Today we bring you a guest post from my friend Brad Voigt, 15 year veteran of Young Life AND owner of Factory Media Network. Brad has some great thoughts to share from his own experiences as he found financial freedom and greater ministry satisfaction by turning "If" into "and". He's a bit of a one-man Charity Enterprise, putting together his marketing savvy, coaching ability, and ministry passion of reaching kids for Christ.
If you've had a full time role in the non-profit sector you've experienced this situation: You'd like a raise and you can have it IF you raise the money to cover it. "If" is the most frequent obstacle in the non-profit sector.
"We'd like to go build more wells for people in this country IF we can raise the funds."
"We'd like to update the technology in our office IF we can find the donor to support it."
"I'd like to go and feed the poor in this third world country IF I can raise the money to go."
"I'd like to start this job for this non-profit IF I can raise the funds to be hired."
Eventually, I got tired of IF after 14 years.
And one day it happened, I introduced myself to someone and I said, "I'm a non-profit director AND a business owner."
Do you know what it's like when you try to communicate to a dog and you say, "Let's go outside!" but all you get from the dog is a slight head tilt and zero change in body language? More often than not, that slight tilt of the head is what I get when I tell someone "And." It confuses people.
When I see the disorientation I pile it on, "And I'm a football coach. And I'm a woodworker. And I'm a writer." It's true, in the last year I've been paid for all these "And's".
Here's the question I have for you: Why would you allow your profitability or work satisfaction be limited to a single role?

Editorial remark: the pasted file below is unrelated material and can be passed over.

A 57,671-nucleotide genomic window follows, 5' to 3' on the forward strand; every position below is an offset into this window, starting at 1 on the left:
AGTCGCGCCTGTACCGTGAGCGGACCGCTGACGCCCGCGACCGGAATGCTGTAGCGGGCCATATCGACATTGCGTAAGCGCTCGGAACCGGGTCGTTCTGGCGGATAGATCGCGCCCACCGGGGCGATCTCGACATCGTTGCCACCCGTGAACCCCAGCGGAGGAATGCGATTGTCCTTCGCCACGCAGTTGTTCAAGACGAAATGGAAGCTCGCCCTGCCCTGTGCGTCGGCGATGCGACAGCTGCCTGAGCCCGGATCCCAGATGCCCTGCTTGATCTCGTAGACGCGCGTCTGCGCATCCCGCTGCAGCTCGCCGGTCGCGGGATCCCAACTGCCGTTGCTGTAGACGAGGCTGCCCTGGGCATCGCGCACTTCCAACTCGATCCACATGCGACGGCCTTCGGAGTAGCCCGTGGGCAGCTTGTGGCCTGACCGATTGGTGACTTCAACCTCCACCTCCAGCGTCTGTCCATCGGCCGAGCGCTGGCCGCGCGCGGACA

We stand right on the brink of this single profession era coming to an end and this might be the best news someone in the non-profit sector can hear. I say this because when we discover a talent or skill that is profitable, and we combine it with permission from our organization to explore these gifts, we become more focused instead of distracted. What I have discovered is financial gain in another arena creates the freedom for me to focus on what I feel called to do.
Jeff Goins nails it in his book The Art of Work: A Proven Path to Discovering What You Were Meant To Do describing what he refers to as the Portfolio Life. Jeff writes,
The basic idea of a portfolio life is that instead of thinking of your work as a monolithic activity, what if you chose to see it as a the complex group of interests, passions, and activities it is? And what if instead of identifying with a job description, you began to see the whole mass of things you do as one portfolio of activity?
We're on the precipice of the portfolio life becoming the norm for everyone but we should really lean in if we consider ourselves part of the non-profit work force because what if we're more than non-profit employee like Jeff suggests? What if our actions or reach or resolve or employment wasn't limited by IF you can raise the funds. Could it be you owe it to yourself to investigate your profitability outside of a single non-profit paycheck so you can make the impact you feel called to make?